Carlos Tanner is a longtime student of traditional shamanism and the director of the Ayahuasca Foundation. an educational and ceremonial center in Peru. “Shamanism refers to an alternate dimension, a dimension where spirits reside, where communication is possible, where greater insights can be acquired and brought back to the waking-day life,” Tanner said. “So a shaman would be someone who can enter into a different dimension and then pull that back.”

The process by which shamans access this state is rooted in the rich tradition of what Tanner calls, a ‘science of consciousness enhancement.’

 “Oftentimes, there is the term ‘ceremony’ to describe the intentional entrance into this shamanic state. So there would be a preparation where there might be rituals to essentially prepare, certain clothing might be worn, and the use of certain tools, oftentimes a musical instrument, might be used,” Tanner said.

“All of those are a beautiful science of consciousness enhancement that, I think, has been developed through the continual use of a psychotropic substance, although to a point where, in many cases, the psychotropic substance is no longer needed to enter that state because the consciousness enhancement that was provided by the psychotropic substance can be accomplished without it.”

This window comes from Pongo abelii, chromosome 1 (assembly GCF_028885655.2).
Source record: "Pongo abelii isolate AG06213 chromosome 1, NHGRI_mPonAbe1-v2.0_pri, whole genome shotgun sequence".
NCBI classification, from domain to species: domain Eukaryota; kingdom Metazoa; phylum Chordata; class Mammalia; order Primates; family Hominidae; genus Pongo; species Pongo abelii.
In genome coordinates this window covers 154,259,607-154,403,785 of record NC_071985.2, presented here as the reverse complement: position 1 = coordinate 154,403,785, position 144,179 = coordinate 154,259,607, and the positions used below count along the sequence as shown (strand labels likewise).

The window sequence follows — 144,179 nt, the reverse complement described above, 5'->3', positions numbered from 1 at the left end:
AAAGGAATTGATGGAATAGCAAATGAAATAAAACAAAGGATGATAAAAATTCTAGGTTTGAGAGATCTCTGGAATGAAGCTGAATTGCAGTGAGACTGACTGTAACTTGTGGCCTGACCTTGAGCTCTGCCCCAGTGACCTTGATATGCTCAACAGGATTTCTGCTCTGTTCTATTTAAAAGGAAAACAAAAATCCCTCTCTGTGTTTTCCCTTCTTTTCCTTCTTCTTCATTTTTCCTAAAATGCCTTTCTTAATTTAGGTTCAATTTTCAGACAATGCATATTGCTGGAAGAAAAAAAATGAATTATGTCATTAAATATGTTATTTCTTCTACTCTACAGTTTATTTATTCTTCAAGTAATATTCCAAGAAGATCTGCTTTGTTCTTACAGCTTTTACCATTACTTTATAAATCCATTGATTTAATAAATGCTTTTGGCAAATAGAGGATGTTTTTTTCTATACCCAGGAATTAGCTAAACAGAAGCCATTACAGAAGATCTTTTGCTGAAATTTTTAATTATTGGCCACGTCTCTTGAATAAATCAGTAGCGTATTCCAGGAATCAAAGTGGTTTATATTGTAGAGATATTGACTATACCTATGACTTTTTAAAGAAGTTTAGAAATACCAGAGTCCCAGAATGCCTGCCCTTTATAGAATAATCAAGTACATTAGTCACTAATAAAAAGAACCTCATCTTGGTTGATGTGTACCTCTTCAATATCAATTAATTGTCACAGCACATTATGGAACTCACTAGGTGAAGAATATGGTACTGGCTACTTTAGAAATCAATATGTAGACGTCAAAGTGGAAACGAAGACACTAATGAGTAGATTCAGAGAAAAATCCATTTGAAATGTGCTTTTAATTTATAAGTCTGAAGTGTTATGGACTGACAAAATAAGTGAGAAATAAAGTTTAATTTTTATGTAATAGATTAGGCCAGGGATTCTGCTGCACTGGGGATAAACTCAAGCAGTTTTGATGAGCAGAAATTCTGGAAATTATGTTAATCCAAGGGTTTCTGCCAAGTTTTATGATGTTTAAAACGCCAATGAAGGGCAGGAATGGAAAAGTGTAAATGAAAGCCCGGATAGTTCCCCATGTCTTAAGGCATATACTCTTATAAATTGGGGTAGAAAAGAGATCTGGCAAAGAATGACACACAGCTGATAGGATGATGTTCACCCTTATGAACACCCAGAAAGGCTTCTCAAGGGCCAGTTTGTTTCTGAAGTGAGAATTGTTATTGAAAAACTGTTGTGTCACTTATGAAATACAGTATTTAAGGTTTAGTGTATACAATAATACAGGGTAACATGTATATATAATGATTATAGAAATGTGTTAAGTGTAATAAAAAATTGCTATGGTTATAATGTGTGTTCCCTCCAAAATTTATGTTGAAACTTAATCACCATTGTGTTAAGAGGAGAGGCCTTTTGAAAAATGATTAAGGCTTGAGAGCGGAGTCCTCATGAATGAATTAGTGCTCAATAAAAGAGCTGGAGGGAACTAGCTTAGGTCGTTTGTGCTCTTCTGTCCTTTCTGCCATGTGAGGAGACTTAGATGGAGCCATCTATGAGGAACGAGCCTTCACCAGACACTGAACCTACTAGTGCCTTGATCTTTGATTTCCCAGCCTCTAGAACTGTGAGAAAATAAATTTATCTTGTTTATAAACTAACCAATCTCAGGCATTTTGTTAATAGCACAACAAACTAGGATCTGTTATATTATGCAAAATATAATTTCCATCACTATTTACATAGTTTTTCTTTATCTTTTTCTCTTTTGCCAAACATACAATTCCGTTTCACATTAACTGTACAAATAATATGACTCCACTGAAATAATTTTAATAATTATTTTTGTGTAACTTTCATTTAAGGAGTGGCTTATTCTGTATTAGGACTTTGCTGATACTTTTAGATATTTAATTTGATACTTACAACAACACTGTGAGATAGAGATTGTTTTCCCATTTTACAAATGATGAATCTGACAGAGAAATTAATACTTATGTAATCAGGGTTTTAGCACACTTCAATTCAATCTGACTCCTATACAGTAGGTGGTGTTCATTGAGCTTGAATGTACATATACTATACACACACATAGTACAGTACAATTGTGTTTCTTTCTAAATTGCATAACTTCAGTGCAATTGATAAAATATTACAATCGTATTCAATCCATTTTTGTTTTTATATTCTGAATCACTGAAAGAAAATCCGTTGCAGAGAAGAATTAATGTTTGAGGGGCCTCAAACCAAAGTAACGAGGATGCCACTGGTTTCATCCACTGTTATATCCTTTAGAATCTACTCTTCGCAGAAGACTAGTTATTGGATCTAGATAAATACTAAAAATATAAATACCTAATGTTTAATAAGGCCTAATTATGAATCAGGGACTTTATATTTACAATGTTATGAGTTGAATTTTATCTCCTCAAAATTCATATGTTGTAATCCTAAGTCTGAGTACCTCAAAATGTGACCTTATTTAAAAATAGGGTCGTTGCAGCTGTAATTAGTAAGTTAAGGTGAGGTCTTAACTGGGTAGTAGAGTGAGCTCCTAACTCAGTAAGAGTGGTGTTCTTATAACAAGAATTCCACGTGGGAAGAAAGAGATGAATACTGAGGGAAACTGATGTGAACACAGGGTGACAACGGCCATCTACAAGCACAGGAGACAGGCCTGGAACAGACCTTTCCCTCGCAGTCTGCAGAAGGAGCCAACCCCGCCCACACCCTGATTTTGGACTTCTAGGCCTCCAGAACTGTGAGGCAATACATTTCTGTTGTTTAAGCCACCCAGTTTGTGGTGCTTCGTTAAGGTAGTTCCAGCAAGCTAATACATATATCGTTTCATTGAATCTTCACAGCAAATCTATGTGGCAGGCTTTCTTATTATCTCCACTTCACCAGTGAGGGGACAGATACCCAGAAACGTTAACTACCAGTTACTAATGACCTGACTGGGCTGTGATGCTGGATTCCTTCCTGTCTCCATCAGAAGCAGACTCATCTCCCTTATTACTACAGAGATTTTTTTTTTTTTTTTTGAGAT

Richard Harris Ph.D. is a researcher at the University of Michigan who conducted the recent study on the shamanic state of consciousness. Dr. Harris and his team were interested in investigating this state in its purest form, unaffected neurologically by the use of any exogenous substances. To facilitate the entrance into the altered state without the use of psychedelics, the practitioners all listened to a recording of shamanic drumming.

“So, we did a study with 24 shamanic practitioners and 24 normal, control individuals and we collected EEG data (electroencephalogram data), you know brain activity data, while each participant had their eyes closed while they were listening to classical music which was the control condition, and then while they were listening to shamanic drumming music which was the more experimental condition,” Dr. Harris said. “So, what we’re doing with the shamanic drumming, we’re using the person’s own physiology to engender the state.”